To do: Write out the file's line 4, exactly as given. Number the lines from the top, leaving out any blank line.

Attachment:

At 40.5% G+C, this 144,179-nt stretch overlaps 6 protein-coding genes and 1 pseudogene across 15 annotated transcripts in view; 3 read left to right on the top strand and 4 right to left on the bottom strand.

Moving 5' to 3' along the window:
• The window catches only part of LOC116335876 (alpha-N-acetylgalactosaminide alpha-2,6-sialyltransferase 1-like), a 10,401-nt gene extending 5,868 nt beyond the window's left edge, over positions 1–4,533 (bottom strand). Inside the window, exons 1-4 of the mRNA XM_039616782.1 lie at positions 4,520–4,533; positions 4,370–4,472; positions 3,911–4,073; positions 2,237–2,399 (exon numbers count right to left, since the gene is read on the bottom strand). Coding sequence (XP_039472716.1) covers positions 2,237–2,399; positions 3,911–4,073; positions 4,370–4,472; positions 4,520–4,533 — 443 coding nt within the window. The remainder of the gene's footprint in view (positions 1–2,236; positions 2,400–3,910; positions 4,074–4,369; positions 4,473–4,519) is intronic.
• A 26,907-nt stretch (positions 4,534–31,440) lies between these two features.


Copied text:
• A 26,907-nt stretch (positions 4,534–31,440) lies between these two features.